In this example, the message content conveys complete representation data, so Digest and Content-Digest have the same value.

Request:

GET /items/123 HTTP/1.1
Host: foo.example

Response:

HTTP/1.1 200 OK
Content-Type: application/json
Digest: sha-256=X48E9qOokqqrvdts8nOJRJN3OWDUoyWxBf7kbu9DBPE=
Content-Digest: sha-256=X48E9qOokqqrvdts8nOJRJN3OWDUoyWxBf7kbu9DBPE=

{"hello": "world"}

B.2. Server Returns No Representation Data

In this example, a HEAD request is used to retrieve the checksum of a resource.

The response Digest field-value is calculated over the JSON object {"hello": "world"}, which is not shown because there is no payload data. Content-Digest is computed on empty content.

Request:

HEAD /items/123 HTTP/1.1
Host: foo.example

Response:

HTTP/1.1 200 OK
Content-Type: application/json
Digest: sha-256=X48E9qOokqqrvdts8nOJRJN3OWDUoyWxBf7kbu9DBPE=
Content-Digest: sha-256=47DEQpj8HBSa+/TImW+5JCeuQeRkm5NMpJWZG3hSuFU=

B.3. Server Returns Partial Representation Data

In this example, the client makes a range request and the server responds with partial content. The Digest field-value represents the entire JSON object {"hello": "world"} , while the Content-Digest field-value is computed on the message content "hello".

Request:

GET /items/123 HTTP/1.1
Host: foo.example
Range: bytes=1-7

Response:

HTTP/1.1 206 Partial Content
Content-Type: application/json
Content-Range: bytes 1-7/18
Digest: sha-256=X48E9qOokqqrvdts8nOJRJN3OWDUoyWxBf7kbu9DBPE=
Content-Digest: sha-256=Wqdirjg/u3J688ejbUlApbjECpiUUtIwT8lY/z81Tno=

"hello"

B.4. Client and Server Provide Full Representation Data

The request contains a Digest field-value calculated on the enclosed representation. It also includes an Accept-Encoding: br header field that advertises the client supports brotli encoding.

The response includes a Content-Encoding: br that indicates the selected representation is brotli encoded. The Digest field-value is therefore different compared to the request.

For presentation purposes, the response body is displayed as a base64-encoded string because it contains non-printable characters.

Request:

PUT /items/123 HTTP/1.1
Host: foo.example
Content-Type: application/json
Accept-Encoding: br
Digest: sha-256=X48E9qOokqqrvdts8nOJRJN3OWDUoyWxBf7kbu9DBPE=

{"hello": "world"}

Response:

HTTP/1.1 200 Ok
Content-Type: application/json
Content-Location: /items/123
Content-Encoding: br
Content-Length: 22
Digest: sha-256=4REjxQ4yrqUVicfSKYNO/cF9zNj5ANbzgDZt3/h3Qxo=

iwiAeyJoZWxsbyI6ICJ3b3JsZCJ9Aw==

B.5. Client Provides Full Representation Data, Server Provides No Representation Data

The request Digest field-value is calculated on the enclosed payload.

The response Digest field-value depends on the representation metadata header fields, including Content-Encoding: br even when the response does not contain content.

Request:

PUT /items/123 HTTP/1.1
Host: foo.example
Content-Type: application/json
Content-Length: 18
Accept-Encoding: br
Digest: sha-256=X48E9qOokqqrvdts8nOJRJN3OWDUoyWxBf7kbu9DBPE=

{"hello": "world"}

Response:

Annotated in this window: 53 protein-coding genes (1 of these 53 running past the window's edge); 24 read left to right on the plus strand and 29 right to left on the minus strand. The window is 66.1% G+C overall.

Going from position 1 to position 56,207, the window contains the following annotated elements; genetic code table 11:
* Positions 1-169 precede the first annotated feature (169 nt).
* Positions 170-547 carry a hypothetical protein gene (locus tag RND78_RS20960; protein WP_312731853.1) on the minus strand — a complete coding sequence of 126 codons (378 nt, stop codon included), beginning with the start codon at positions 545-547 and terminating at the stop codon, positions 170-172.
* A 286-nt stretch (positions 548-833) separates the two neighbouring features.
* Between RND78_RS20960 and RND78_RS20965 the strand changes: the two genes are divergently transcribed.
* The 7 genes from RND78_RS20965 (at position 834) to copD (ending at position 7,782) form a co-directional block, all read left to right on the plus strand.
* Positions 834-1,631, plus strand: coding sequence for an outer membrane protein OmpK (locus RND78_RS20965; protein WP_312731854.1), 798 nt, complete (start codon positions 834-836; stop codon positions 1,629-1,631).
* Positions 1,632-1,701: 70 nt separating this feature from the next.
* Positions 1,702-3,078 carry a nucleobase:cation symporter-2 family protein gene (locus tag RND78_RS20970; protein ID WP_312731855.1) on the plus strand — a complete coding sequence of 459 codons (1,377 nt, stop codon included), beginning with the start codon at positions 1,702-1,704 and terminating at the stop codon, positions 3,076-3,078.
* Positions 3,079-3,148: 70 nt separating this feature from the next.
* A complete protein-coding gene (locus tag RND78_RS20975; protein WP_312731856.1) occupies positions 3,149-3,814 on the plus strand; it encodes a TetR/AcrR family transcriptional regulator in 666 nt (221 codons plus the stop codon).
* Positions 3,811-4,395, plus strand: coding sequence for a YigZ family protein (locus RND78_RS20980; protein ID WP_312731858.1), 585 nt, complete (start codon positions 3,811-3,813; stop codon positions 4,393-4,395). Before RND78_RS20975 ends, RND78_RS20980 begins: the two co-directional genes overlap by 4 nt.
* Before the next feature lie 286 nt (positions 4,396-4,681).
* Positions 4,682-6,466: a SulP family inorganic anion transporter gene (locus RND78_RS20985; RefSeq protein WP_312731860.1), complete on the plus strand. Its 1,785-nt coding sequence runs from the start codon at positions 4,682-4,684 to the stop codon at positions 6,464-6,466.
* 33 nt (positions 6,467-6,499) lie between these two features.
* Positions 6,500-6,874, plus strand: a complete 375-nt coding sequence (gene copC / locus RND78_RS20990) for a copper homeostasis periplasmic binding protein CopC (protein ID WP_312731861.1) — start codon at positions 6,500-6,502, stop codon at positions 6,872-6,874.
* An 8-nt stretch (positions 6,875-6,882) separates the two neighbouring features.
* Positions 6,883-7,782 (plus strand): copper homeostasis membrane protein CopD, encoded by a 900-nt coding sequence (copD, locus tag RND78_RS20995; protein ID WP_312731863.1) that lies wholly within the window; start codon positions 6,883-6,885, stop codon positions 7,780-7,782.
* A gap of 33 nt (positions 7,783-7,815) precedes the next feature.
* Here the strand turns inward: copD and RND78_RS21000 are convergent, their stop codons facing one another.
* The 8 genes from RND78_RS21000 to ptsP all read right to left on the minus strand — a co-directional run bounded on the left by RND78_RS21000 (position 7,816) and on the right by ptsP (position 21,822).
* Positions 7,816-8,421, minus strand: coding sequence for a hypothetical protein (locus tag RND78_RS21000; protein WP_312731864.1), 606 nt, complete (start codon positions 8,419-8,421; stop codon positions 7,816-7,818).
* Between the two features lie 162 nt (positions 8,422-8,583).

HTTP/1.1 204 No Content
Content-Type: application/json
Content-Encoding: br
Digest: sha-256=4REjxQ4yrqUVicfSKYNO/cF9zNj5ANbzgDZt3/h3Qxo=

B.6. Client and Server Provide Full Representation Data, Client Uses id-sha-256.

The response contains two digest values:

  • one with no content coding applied, which in this case accidentally matches the unencoded digest-value sent in the request;
  • one taking into account the Content-Encoding.

As the response body contains non-printable characters, it is displayed as a base64-encoded string.

Request:

PUT /items/123 HTTP/1.1
Host: foo.example
Content-Type: application/json
Accept-Encoding: br
Digest: sha-256=X48E9qOokqqrvdts8nOJRJN3OWDUoyWxBf7kbu9DBPE=

{"hello": "world"}

Response:

HTTP/1.1 200 OK
Content-Type: application/json
Content-Encoding: br
Content-Location: /items/123
Digest: sha-256=4REjxQ4yrqUVicfSKYNO/cF9zNj5ANbzgDZt3/h3Qxo=,
        id-sha-256=X48E9qOokqqrvdts8nOJRJN3OWDUoyWxBf7kbu9DBPE=

iwiAeyJoZWxsbyI6ICJ3b3JsZCJ9Aw==

B.7. POST Response does not Reference the Request URI

The request Digest field-value is computed on the enclosed representation (see Section 7).

The representation enclosed in the response refers to the resource identified by Content-Location (see [SEMANTICS], Section 6.4.2). Digest is thus computed on the enclosed representation.

Request:

POST /books HTTP/1.1
Host: foo.example
Content-Type: application/json
Accept: application/json
Accept-Encoding: identity
Digest: sha-256=bWopGGNiZtbVgHsG+I4knzfEJpmmmQHf7RHDXA3o1hQ=

{"title": "New Title"}

Response:

HTTP/1.1 201 Created
Content-Type: application/json
Content-Location: /books/123
Location: /books/123
Digest: id-sha-256=yxOAqEeoj+reqygSIsLpT0LhumrNkIds5uLKtmdLyYE=

{
  "id": "123",
  "title": "New Title"
}

Note that a 204 No Content response without content but with the same Digest field-value would have been legitimate too. In that case, Content-Digest would have been computed on an empty content.

B.8. POST Response Describes the Request Status

The request Digest field-value is computed on the enclosed representation (see Section 7).

The representation enclosed in the response describes the status of the request, so Digest is computed on that enclosed representation.

Response Digest has no explicit relation with the resource referenced by Location.

Request:

POST /books HTTP/1.1
Host: foo.example
Content-Type: application/json
Accept: application/json
Accept-Encoding: identity
Digest: sha-256=bWopGGNiZtbVgHsG+I4knzfEJpmmmQHf7RHDXA3o1hQ=

{"title": "New Title"}

Response:

HTTP/1.1 201 Created
Content-Type: application/json
Digest: id-sha-256=2LBp5RKZGpsSNf8BPXlXrX4Td4Tf5R5bZ9z7kdi5VvY=
Location: /books/123

{
  "status": "created",
  "id": "123",
  "ts": 1569327729,
  "instance": "/books/123"
}

B.9. Digest with PATCH

This case is analogous to a POST request where the target resource reflects the effective request URI.